Should We Teach All Children How to Code?

"Hour of Code" received a great boost when the commander-in-chief of the most powerful country became a "coder-in-chief". This was part of the the Computer Science Education Week which run from December 8 through 14. Last Monday, both President Obama and Vice President Biden participated in coding exercises with students.

Above photo captured from YouTube video

Vice President Joe Biden visits with students and is taught to write a line of code, during the "Hour of Code" event in the Eisenhower Executive Office Building, in Washington, D.C., Dec. 8, 2014. (Official White House Photo by David Lienemann)
Even my son, a third grader at Mason Crest Elementary School, got a taste of how coding works. The school's website now even has links to coding activities designed for elementary school students:

Similar to what Obama and Biden were doing, my son needed to select line by line instructions to help Angry Red Bird find Silly Pig:

Above captured from
By choosing instructions from the various blocks listed above, an assembly of steps is constructed. The above is then translated to a script that looks like this:

Above captured from
I learned computer programming when I was already a senior in college, about thirty years ago. Of course, there were no Angry Birds yet at that time but I did manage to write a program that played five-card draw poker. This homework took me several days. First, I thought that it was really challenging to teach a computer on how to evaluate what was present in five cards. The program needed to check for four of a kind, flush, straight, full house, straight, three of a kind, two pairs, one pair, and a high card. To play multiple games, cards also needed to be shuffled. I also had to make sure that no card is drawn twice. All of these tasks seem straightforward to anyone who knows how to play poker, but I realized that for coding, I really needed to start from scratch. Before I started this homework, lessons in class were not as exciting as poker. One of the very first tasks we had to learn was to write a program that calculated the factorial. For instance, five factorial, written as 5!, is equal to 5 times 4 times 3 times 2 times 1, or 120. Seeing how this was done by our human mind made me realize that the task could be done by going through a loop. Specifically, in this case, one goes through a multiplication loop five times, 5 X 4 X 3 X 2 X 1. Thus, what I needed was a register that got updated each time it went through the loop. That register must be initially equal to one.  In addition, I needed another number that started from the number whose factorial I am trying to solve and each time that number went through a loop, it must decrease by one and should continue to go through the loop until it equaled one.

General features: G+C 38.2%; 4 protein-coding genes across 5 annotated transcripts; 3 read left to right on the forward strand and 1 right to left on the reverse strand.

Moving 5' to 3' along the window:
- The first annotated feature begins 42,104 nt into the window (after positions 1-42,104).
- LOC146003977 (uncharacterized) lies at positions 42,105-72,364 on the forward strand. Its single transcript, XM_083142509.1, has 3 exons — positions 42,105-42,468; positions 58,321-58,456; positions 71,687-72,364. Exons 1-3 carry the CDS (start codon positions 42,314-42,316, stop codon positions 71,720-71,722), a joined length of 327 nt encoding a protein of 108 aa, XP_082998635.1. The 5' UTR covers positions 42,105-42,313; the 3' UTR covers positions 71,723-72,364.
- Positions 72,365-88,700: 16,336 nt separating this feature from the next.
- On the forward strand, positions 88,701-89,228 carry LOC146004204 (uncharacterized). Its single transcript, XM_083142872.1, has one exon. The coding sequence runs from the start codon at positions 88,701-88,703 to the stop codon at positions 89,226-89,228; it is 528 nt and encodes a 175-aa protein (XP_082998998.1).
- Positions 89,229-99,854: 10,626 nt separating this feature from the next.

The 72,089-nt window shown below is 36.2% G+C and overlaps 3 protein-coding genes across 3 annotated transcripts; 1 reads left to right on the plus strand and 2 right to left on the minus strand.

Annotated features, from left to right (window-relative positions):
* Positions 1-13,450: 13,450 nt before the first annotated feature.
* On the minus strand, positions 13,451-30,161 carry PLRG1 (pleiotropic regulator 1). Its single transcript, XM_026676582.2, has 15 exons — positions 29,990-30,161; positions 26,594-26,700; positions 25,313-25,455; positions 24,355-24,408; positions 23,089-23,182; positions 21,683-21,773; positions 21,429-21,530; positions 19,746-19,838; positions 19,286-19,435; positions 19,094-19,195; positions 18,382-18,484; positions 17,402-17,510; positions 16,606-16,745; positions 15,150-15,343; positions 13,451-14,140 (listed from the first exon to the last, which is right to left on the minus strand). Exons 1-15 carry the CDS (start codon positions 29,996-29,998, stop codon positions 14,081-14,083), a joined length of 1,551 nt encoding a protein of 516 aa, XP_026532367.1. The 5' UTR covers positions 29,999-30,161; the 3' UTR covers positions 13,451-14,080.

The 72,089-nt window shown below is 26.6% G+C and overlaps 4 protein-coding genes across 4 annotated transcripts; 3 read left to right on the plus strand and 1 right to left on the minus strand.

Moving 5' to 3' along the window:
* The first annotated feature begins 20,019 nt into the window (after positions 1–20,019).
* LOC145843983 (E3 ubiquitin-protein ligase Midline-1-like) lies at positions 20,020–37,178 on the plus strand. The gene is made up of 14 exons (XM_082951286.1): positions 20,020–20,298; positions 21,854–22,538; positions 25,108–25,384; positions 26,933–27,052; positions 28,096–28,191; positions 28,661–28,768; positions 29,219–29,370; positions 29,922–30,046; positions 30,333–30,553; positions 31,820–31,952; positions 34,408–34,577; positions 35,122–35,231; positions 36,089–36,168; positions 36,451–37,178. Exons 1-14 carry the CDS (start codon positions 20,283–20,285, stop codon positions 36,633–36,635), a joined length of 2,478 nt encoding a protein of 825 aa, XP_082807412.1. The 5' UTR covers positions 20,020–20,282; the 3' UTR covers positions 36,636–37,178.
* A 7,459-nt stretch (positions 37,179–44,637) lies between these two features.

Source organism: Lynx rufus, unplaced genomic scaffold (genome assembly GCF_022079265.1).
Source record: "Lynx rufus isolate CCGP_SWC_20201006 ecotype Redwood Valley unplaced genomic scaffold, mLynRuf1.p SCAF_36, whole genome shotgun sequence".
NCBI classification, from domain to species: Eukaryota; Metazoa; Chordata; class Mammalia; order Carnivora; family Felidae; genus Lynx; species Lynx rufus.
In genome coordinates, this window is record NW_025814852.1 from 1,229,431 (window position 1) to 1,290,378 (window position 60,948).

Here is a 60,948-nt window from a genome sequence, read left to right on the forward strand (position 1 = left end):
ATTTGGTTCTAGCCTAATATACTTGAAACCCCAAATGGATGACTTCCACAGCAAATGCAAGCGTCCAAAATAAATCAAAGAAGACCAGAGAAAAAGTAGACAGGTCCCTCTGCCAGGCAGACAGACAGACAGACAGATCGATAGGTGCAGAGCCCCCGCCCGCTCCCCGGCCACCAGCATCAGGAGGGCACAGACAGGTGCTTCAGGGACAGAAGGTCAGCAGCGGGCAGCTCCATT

The following is an example of a code that solves the factorial:

In the example above, the program actually starts with 1 then 2 then 3 then 4 then 5, but it achieves the same thing, at the end, fac becomes 1 times 2 times 3 times 4 times 5, which is 120 or 5 factorial.

The above example illustrates a function, a task that has been defined and can be interpreted by a computer. Thus, not everyone really needs to write from scratch. Not everyone needs to define every single task. As soon as a function has been defined, it can be called by another program. It can be used by another program or task. Thus, what my son or President Obama has written:


is really a predefined function or command, no different from the function factorial() shown above. 

With the specific examples shown above, I think we are then better equipped to address the question raised in the title of this post, Should We Teach All Children How to Code? 

Well, apparently, Matthew Murray at ExtremeTech has already attempted to answer such question so I am simply going to treat his article as a "function" and rerun it on this post. His answer to which I concur is as follows:
The subjects that should be strictly enforced as part of a K-12 curriculum in this country are the general-use ones that, for the most part, already are. Everyday mathematics, up to and including algebra. History and current events, both world and American. Surveys of biology, chemistry, and physics, for understanding how and why the world works. Civics, because knowing what the government should (and should not) do, and the citizen’s role in society, is key to adulthood. And, of course, English, and as much of it as possible, so students possess the elemental tools they need for communication. Within all these subjects there needs to be a focus on imagination, logic, reasoning, and problem solving — from which everything else in life will eventually come. The rest is gravy. Without these basics, being a terrific chef, a terrific carpenter, or even a terrific programmer, is meaningless. 
In 2010, USA Today reported statistics from the 2009 Programme for International Student Assessment that showed that “out of 34 countries, the US ranked 14th in reading, 17th in science, and 25th in math.” These are the problems we need to fix first. Once we do, and once our kids are competitive and commanding in these root areas, then and only then should we worry about whether programming needs to be given higher priority. Until then, and perhaps even after, helping kids understand what computers are, what computers are capable of, and where we can fit into the grand scheme of technology, is a good idea. Provided we still teach them how to make omelets and picture frames, too.